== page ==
Dr. Latz participated in a symposium reporting on scientific results of two projects studying the ecology of a ‘new’ bioluminescent bay in the Salt River, St. Croix. His research, supported by the St. Croix Environmental Association, involved field work by citizen scientists to study bioluminescence and water quality from June-December 2013. Measured bioluminescence was as bright as Mosquito Bay, Vieques, Puerto Rico, considered one of the best bioluminescent bays in the world. Bioluminescence varied on both weekly and monthly time scales. Short-term changes were usually associated with storm events, with rapid recovery. Longer-term changes were associated with wind speed and direction. Bioluminescence was strongly correlated with the abundance of the tropical dinoflagellate Pyrodinium bahamense, the source organism for other Caribbean bioluminescent bays. Background illumination, in the form of bright moonlight, could diminish the observed brightness of bioluminescence.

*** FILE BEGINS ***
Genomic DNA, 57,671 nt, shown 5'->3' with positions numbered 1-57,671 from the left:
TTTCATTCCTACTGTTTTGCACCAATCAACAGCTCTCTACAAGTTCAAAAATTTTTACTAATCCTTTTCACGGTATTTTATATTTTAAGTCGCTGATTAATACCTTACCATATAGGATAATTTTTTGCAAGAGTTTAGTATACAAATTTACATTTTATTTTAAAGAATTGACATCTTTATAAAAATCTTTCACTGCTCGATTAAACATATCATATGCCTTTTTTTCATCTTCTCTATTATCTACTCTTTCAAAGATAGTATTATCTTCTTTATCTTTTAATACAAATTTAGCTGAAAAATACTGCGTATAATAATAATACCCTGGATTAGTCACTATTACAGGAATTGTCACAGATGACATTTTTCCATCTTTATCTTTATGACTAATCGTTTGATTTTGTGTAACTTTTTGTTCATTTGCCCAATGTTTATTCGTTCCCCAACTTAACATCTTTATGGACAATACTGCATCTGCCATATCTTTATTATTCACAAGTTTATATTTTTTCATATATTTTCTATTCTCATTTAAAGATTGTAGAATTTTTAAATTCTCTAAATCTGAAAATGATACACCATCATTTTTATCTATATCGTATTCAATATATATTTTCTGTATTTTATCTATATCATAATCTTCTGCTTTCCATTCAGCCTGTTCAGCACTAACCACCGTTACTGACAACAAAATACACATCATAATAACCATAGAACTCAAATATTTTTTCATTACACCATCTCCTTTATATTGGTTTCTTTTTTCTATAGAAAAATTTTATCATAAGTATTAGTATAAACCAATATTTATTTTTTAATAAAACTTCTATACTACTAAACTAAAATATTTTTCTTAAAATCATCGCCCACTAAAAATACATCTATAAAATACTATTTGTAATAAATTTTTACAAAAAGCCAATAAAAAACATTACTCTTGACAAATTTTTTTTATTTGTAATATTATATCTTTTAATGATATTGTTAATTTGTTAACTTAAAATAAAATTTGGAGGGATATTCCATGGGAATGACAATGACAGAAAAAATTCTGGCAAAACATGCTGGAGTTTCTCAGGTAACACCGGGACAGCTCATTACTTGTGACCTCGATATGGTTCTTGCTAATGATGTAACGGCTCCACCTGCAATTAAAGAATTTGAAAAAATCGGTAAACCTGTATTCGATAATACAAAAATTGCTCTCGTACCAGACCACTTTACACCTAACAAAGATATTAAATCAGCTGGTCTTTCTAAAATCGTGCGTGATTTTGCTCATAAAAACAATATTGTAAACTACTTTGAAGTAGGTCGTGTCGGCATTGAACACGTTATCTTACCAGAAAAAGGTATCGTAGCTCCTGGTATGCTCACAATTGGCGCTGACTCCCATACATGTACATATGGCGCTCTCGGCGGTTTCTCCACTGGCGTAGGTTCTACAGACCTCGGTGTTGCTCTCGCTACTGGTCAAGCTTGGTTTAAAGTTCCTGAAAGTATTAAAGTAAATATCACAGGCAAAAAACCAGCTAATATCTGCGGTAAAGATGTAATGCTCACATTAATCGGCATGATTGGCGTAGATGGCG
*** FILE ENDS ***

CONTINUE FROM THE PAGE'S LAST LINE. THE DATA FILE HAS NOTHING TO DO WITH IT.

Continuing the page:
The bioluminescence study complemented a larger project funded by the Department of the Interior and administered through the National Park Service that examined water quality in the bay. Principal Investigator Jay Pinckney of the University of South Carolina proposed a list of recommendations for managing the bioluminescent bay to maintain ecosystem health.